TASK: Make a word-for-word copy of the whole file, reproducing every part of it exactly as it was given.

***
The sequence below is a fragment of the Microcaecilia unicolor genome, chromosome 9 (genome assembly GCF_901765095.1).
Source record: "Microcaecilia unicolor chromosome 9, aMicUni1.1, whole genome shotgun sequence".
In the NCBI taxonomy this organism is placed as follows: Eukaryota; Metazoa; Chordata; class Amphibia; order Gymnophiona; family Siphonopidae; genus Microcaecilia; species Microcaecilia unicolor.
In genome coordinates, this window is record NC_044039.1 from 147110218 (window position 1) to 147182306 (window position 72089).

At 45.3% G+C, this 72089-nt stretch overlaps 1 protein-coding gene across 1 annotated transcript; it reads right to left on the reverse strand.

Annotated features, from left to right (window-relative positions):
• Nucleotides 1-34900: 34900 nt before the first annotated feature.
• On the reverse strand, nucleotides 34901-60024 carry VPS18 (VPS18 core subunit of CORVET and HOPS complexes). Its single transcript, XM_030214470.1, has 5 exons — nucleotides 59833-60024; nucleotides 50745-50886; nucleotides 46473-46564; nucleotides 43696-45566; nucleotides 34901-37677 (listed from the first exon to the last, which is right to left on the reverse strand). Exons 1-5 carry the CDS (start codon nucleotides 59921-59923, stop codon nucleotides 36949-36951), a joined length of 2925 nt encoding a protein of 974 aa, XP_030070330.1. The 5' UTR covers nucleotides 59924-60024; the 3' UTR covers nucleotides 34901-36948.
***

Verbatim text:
The sequence below is a fragment of the Microcaecilia unicolor genome, chromosome 9 (genome assembly GCF_901765095.1).
Source record: "Microcaecilia unicolor chromosome 9, aMicUni1.1, whole genome shotgun sequence".
In the NCBI taxonomy this organism is placed as follows: Eukaryota; Metazoa; Chordata; class Amphibia; order Gymnophiona; family Siphonopidae; genus Microcaecilia; species Microcaecilia unicolor.
In genome coordinates, this window is record NC_044039.1 from 147110218 (window position 1) to 147182306 (window position 72089).

At 45.3% G+C, this 72089-nt stretch overlaps 1 protein-coding gene across 1 annotated transcript; it reads right to left on the reverse strand.

Annotated features, from left to right (window-relative positions):
• Nucleotides 1-34900: 34900 nt before the first annotated feature.
• On the reverse strand, nucleotides 34901-60024 carry VPS18 (VPS18 core subunit of CORVET and HOPS complexes). Its single transcript, XM_030214470.1, has 5 exons — nucleotides 59833-60024; nucleotides 50745-50886; nucleotides 46473-46564; nucleotides 43696-45566; nucleotides 34901-37677 (listed from the first exon to the last, which is right to left on the reverse strand). Exons 1-5 carry the CDS (start codon nucleotides 59921-59923, stop codon nucleotides 36949-36951), a joined length of 2925 nt encoding a protein of 974 aa, XP_030070330.1. The 5' UTR covers nucleotides 59924-60024; the 3' UTR covers nucleotides 34901-36948.